Up market: Kluge lists Albemarle House for $100 mm
Undaunted by a slow housing market, winemaker Patricia Kluge has listed her Albemarle House for $100 million, outstripping not only any price tag around Charlottesville, but pretty much the United States as well, according to the Wall Street Journal.
Listed by Sotheby's International Realty, the estate in the neighborhood of Thomas Jefferson's Monticello boasts eight bedrooms, 13 bathrooms, a theater, a spa and sauna, and an Islamic gallery–- nearly 24,000 square feet in all.
The chapel where Kluge's mother is buried is not included in the offering.
Does listing the built-in-1985 Georgian, just weeks after celebrating the 10th anniversary of Kluge Estate Winery and Vineyard, mean that Kluge and husband Bill Moses plan to move from stomping grapes to stomping out of the area?
Not at all, says winery spokeswoman Kristen Moses Murray. The sale of the house and 300 acres still leaves an ample 2,000 acres of vineyard, forest, and pasture, plenty of room for Kluge and Moses to build a new abode.
"They have other homes and want to take some time to travel," says Murray, offering–- in response to a question of where–- that one of their getaways lies in Morocco.
But why sell this showcase David Easton-designed home now, when high-end real estate has seen a retreat? Does the 2007 shuttering of Kluge's gas-bistro Fuel Co. and the recent sale of her Regency silver at Christie's auction house mean that the former wife of billionaire John Kluge is having financial difficulties?
Murray deflects the Hook's indelicate questions by noting that her own mother is an art and antiques dealer.
"People buy and sell all the time," says Murray.
As for the eye-popping $100 mill price tag, edged by Candy Spelling's $150-million asking price for her L.A. mansion and $125 million for the copy-of-Versailles Fleur de Lys, also in Los Angeles, Murray points out that those properties are on one and four acres, respectively. "Albemarle House is one of the best-known homes," she adds.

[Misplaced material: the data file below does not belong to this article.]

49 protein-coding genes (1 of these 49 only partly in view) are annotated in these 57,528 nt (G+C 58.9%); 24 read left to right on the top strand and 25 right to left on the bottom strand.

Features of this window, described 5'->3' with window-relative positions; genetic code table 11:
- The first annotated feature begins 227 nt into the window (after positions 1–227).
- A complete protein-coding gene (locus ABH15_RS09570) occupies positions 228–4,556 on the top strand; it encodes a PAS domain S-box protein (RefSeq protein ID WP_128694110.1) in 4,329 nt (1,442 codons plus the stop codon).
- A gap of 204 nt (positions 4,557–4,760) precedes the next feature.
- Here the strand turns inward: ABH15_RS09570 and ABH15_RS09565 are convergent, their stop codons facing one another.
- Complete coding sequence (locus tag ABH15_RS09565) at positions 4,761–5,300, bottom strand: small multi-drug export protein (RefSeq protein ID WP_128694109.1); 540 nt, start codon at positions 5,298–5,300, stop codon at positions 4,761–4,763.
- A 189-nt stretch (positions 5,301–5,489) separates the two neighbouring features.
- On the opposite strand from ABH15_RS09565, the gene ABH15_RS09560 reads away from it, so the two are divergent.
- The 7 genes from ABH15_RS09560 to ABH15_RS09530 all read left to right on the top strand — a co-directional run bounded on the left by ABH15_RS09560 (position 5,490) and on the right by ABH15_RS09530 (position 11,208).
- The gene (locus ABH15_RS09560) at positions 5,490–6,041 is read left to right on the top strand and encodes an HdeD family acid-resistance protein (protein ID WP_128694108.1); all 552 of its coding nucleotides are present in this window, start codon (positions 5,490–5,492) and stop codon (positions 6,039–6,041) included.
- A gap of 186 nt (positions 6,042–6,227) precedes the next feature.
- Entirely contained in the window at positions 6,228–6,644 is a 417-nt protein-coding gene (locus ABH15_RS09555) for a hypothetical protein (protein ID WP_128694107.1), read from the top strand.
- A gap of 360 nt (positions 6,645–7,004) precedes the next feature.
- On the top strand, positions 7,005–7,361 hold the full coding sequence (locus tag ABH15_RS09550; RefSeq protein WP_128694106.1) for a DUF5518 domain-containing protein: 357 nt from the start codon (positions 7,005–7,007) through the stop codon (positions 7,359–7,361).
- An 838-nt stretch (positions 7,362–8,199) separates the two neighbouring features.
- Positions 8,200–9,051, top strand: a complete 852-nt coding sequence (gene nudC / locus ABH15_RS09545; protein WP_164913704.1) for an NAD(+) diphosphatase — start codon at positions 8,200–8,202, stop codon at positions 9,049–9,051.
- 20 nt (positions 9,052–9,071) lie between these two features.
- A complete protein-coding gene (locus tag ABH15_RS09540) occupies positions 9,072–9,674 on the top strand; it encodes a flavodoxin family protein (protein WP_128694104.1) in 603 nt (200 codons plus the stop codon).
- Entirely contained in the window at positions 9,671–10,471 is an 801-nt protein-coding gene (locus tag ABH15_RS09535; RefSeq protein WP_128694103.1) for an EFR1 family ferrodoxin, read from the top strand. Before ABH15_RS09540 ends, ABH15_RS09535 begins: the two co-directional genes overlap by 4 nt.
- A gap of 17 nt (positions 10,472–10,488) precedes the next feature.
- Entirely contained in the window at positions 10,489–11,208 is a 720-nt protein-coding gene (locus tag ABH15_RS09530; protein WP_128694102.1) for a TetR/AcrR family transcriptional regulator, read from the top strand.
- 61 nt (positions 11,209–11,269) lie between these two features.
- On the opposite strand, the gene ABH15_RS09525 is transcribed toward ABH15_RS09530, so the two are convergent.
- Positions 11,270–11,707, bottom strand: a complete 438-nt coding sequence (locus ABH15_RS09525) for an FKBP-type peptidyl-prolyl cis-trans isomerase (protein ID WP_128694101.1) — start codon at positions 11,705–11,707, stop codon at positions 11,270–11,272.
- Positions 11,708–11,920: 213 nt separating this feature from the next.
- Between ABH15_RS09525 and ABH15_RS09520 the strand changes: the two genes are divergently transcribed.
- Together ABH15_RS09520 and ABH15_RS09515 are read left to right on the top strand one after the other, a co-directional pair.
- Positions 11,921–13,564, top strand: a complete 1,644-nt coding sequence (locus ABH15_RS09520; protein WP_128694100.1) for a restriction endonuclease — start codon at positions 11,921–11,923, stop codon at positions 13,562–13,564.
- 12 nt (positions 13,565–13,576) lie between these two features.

Unfortunately for highest-end homeowners, in June, Forbes declared, "No one is buying $100 million homes. Few are buying $30 million homes."
"That's optimistic in the current economic climate," observes Tim Michel, a broker at McLean Faulconer.
Certainly, if Kluge closed a $100-million deal, it would more than double any other residential sale in the county's history. The largest was Hunter Craig's 2005 purchase of "Biscuit Run," 1,365 developable acres off Old Lynchburg Road for $46 million. (Within months, two other biggies included Castle Hill's 1,203 acres going for $24 million, and Fred Scott reportedly made $30.8 million for selling Bundoran.)
Albemarle County assesses Albemarle House for $17.3 million–- but that number includes just 98 acres.
Sotheby's agent Michael Rankin says it's hard to predict how much time selling Albemarle House will require, but he manifests no qualms about asking for a nine-figure sum.
"It's certainly one off the great houses in the U.S. and one of the best houses built in the past two decades," he enthuses. "It has superb and rich craftsmanship and detailing. It's an extremely rare offering."